BEIJING - The parents of a 1-year-old boy who developed kidney stones after drinking infant formula tainted with an industrial chemical are suing the dairy at the heart of the scandal, state media reported, as tests implicated 15 more companies Wednesday.
The case is believed to be the first civil lawsuit filed in response to the contamination of milk, yogurt and other dairy products with melamine, which causes kidney stones and can lead to kidney failure. Nearly 54,000 children have been sickened and four infants have died.
According to the lawsuit, the boy was fed baby formula made by Sanlu Group Co. from the time of his birth, said the report by Caijing, a leading Chinese business magazine.
The child's parents, who come from central China's Henan province, filed a lawsuit in a court in Zhenping county seeking $22,000 in compensation from Sanlu for medical, travel and other expenses incurred after the child developed kidney stones, the magazine said.
The Zhenping court has yet to accept the case, said the report, which gave the parent's surname, Sun, but did not give their full names or that of their child.
The lawsuit comes amid increasing public awareness of an individual's legal rights in China. Some parents who lost their children when shoddily built schools collapsed in a massive earthquake in May reportedly tried to sue local governments, but were offered cash in return for signing pledges not to sue.
Jerome Cohen, a Chinese legal system expert and a professor at New York University School of Law, said it was surprising the couple was even able to file a lawsuit.
"That itself is news," Cohen said. "Lawyers are not being permitted generally to help people bring about such suits. Sometimes, though, the system is porous and they don't have uniform rules. Sometimes lawyers just take a chance."
Cohen said that courts in China have not been handling such cases so "it will be interesting to see if this goes forward."
The case is being represented by Ji Cheng, a lawyer from the Beijing office of Deheng Law Firm. Ji said he would not know until next week if the court would take the case.
"The court will make the decision whether to accept this case after the National Day holiday," he said in an interview.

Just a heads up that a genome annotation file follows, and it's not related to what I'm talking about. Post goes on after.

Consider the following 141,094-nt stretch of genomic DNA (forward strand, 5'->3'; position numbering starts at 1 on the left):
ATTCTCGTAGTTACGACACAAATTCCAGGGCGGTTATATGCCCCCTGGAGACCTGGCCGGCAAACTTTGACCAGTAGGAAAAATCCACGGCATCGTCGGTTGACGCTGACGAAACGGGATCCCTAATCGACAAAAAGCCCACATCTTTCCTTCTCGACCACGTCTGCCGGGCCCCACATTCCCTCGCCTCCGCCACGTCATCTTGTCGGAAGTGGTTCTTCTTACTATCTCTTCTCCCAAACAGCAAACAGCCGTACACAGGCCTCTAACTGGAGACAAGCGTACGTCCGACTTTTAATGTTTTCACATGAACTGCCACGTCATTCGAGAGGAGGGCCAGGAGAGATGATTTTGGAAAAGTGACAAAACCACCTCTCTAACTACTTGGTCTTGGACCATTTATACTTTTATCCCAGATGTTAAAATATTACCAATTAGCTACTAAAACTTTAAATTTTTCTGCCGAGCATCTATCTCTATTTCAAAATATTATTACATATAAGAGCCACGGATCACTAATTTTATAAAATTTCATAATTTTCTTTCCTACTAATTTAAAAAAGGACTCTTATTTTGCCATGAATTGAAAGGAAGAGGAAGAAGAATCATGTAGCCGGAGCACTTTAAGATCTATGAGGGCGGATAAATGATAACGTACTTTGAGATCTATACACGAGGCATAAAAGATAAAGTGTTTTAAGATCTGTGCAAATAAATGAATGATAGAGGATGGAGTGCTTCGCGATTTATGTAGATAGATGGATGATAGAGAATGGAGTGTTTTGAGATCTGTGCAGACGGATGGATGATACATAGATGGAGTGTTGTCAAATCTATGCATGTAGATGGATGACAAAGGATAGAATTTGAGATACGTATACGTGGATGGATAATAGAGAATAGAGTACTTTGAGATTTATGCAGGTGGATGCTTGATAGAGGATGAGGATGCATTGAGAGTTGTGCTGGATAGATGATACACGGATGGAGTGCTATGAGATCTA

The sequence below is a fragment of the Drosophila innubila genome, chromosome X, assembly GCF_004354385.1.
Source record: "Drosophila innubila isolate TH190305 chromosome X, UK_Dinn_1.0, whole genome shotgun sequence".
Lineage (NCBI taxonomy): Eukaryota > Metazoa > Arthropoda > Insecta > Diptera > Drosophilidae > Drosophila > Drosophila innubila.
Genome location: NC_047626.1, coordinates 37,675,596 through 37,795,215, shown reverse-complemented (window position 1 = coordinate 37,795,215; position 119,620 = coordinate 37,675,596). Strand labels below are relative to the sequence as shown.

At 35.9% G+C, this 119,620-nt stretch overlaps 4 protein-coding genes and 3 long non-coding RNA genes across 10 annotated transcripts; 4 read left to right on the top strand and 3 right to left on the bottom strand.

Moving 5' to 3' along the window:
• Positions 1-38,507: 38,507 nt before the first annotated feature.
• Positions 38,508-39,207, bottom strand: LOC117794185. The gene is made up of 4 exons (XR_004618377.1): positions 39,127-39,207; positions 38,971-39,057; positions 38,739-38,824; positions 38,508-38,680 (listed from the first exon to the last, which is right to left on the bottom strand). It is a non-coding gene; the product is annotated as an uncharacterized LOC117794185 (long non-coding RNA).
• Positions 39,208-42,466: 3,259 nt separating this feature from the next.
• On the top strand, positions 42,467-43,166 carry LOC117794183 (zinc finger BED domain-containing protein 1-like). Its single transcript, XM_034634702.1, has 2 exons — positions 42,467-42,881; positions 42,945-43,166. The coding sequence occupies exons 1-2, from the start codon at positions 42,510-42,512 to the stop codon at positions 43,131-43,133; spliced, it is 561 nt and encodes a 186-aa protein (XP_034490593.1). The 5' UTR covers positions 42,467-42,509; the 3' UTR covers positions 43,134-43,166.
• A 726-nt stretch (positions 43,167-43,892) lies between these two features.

Ji has gathered evidence that included empty packets of Sanlu milk powder the child consumed and medical treatment reports from health care facilities in Henan. Ji said his clients sought legal help because they could no longer afford medical treatment for their child.
Even though China's State Council, the Cabinet, has ordered hospitals to provide free health care for sick children, the facility where this child was being treated, Beijing Children's Hospital, only offers free treatment to children diagnosed after Sept. 12, when the scandal broke, the magazine said.
It said Ji's clients have had to foot all medical expenses incurred since June, when the baby started showing symptoms.
Calls to the law firm rang unanswered Wednesday, a national holiday in China.
China's government, meanwhile, named 15 more dairy companies found to have products contaminated with melamine after a new series of tests. The tainted samples were mostly milk powder products for adults.
Thirty-one samples of Chinese milk powder provided by 20 companies were found to contain melamine, according to data seen Wednesday on China's food safety administration's Web site. The 20 included five companies already implicated in the scandal. Product safety officials could not be reached for comment.
Twenty-seven people have been arrested in connection with the contamination. The scandal was worsened by the way Sanlu reacted to the affair. State media reported the company ignored warnings as early as last December from parents and doctors that babies were being sickened. Top Sanlu executives and government officials in the northern city of Shijiazhuang, where the company is based, have been forced to resign.
Melamine, which is high in nitrogen, is used to make plastics and fertilizers and experts say some amount of the chemical can be transferred from the environment during food processing.
But in China's case, suppliers trying to boost output are believed to have watered-down their milk, adding melamine because its nitrogen content can fool tests aimed at verifying protein content.
Levels of melamine discovered in batches tested varied widely, from as much as 6,196 parts per million to as little 1.3 parts per million. Chinese health officials have said no harm comes from consuming less than 0.63 parts per million.
In the most recent tests, nine of the batches containing melamine were produced by Sanlu. No date for the testing was given.